Message from discussion Django, initial data and custom SQL
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Date: Thu, 12 Feb 2009 19:53:28 +0900
Subject: Re: Django, initial data and custom SQL
From: Russell Keith-Magee <freakboy3...@gmail.com>
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On Thu, Feb 12, 2009 at 4:49 PM, Ludvig Ericson
> On Feb 12, 2009, at 07:48, Russell Keith-Magee wrote:
>> On Thu, Feb 12, 2009 at 2:54 PM, Ludvig Ericson
>> <ludvig.eric...@gmail.com> wrote:
>>> I fail to see how "it has consequences for existing code", as Russell
>>> put it.
>> It has consequences because you are proposing to change the order in
>> which indexes and custom SQL are applied. Any code that depends on the
>> existing order will be affected.
> Just want to note that *I'm* not proposing any changes.
So noted :-)
> I don't think it's "the larger point." I misunderstood the triaging
> system, and incorrectly changed it. Bennett reverted. I apologized.
> End of that.
> I realize that my opinions and decisions play a very small role in the
> development of Django, but I try to express them so that core
> developers may read them, and either think "what a retard", or "fair
This is exactly what we want (and need) to happen. We (the core devs)
rely upon community members such as yourself to have these
discussions, taking some of the load off of us so we can concentrate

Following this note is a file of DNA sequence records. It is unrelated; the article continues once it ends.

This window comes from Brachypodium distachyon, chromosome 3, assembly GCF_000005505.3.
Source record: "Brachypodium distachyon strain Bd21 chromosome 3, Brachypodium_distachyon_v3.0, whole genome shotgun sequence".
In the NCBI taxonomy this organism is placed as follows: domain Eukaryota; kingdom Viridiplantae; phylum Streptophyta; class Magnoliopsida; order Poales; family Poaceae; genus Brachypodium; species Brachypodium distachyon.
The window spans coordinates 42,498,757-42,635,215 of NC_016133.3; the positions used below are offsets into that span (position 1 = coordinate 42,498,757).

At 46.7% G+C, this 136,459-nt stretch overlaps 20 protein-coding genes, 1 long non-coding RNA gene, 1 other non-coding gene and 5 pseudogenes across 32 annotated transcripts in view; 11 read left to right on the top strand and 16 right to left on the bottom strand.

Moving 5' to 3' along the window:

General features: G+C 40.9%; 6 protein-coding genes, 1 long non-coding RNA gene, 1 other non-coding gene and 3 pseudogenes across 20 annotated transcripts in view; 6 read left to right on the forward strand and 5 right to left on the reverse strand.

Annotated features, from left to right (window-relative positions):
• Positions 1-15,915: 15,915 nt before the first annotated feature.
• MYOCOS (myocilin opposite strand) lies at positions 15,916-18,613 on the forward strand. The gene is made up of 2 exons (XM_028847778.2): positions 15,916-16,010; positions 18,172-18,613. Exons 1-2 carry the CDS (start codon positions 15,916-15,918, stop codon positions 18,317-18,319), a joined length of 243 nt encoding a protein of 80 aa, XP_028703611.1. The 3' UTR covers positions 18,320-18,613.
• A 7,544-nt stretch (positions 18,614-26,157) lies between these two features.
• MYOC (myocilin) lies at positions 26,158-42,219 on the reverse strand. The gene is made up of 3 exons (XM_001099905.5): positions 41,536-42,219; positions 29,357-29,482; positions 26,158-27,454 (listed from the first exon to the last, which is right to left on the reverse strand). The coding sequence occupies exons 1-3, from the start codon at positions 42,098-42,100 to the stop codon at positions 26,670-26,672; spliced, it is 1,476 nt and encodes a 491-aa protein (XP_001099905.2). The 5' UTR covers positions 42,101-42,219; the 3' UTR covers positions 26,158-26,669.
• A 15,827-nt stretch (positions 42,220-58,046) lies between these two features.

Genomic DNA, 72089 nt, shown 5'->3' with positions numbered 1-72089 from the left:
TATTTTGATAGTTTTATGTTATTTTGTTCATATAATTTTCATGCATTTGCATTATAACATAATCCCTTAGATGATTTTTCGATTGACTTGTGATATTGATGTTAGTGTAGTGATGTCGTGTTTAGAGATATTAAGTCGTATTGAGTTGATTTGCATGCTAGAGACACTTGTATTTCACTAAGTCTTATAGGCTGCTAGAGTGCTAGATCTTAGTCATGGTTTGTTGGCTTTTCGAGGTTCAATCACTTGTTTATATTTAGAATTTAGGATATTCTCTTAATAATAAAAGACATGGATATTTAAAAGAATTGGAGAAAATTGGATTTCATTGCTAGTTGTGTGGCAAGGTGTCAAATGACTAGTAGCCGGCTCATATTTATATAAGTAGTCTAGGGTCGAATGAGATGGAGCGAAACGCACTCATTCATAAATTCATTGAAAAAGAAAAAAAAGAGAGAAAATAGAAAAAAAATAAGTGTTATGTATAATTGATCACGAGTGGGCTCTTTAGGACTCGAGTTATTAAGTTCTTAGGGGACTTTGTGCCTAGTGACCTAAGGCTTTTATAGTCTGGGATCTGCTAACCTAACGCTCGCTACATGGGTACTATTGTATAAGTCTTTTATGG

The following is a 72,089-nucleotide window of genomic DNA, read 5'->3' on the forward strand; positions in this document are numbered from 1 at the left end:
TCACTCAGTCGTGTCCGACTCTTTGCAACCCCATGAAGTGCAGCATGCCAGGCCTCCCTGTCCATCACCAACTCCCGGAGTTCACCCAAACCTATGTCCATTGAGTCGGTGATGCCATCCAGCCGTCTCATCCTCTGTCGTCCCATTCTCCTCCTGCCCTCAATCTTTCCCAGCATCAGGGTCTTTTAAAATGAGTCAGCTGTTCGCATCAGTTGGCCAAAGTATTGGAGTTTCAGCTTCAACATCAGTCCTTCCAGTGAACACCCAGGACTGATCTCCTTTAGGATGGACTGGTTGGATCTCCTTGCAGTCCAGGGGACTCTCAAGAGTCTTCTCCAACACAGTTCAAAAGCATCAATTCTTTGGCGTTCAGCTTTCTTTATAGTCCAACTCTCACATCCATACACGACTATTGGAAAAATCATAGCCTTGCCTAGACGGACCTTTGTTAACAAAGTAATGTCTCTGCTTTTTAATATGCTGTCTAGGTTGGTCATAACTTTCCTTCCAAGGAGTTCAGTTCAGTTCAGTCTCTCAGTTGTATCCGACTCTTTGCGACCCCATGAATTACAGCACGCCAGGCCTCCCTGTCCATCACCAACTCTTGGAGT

on having smaller discussions where many of the details have already
been sorted out, making decisions and committing code. In this case,
there was a misunderstanding about the best way to communicate the
result of your discussions, but we've resolved that problem.
> One solution, which is entirely backwards-compatible, would be to say
> that "if you want your custom SQL to run after indices creation, name
> files '*.post.sql,'" or something like that. That has its own issues,
> but you get the general idea.
This was my immediate thought, and yes, it would be backwards
compatible. My immediate counter-reaction is that you would require
several configuration points (post table creation, post index
creation, post data insertion), which means a lot of
difficult-to-explain configuration points.
>> To answer the original question (why is it done in this order) -
>> mostly historical reasons. Originally, Django didn't have fixtures, so
>> initial data were all loaded from initial SQL. It's generally faster
>> to insert data and then add indicies, hence the order. When Django
>> added fixtures, the order wasn't changed.
> I see, so the custom SQL machinery grew out of being a crude version
> of fixtures then.
> I think the cause of confusion here is that Bergstr=F6m and I both were
> expecting it to be for more than loading data -- I want to create a
> view in it (hence my interest), and he wants to drop some excessive
To be clear - I fully acknowledge your use case. There are many
occasions where you need to invoke custom SQL, and the decision to
execute that SQL pre or post index installation is significant. I
would very much like to be able to support this use case - we just
need to find the right way to do it.
> After pondering some more, I realized the docs actually say "initial
> SQL data", and so I'm not sure if this change is actually a good idea
> or not.
There shouldn't be anywhere talking about 'initial SQL data' - I
thought I purged all of those references. If you find any such
references, they should be referring to "custom SQL", or similar
Russ Magee %-)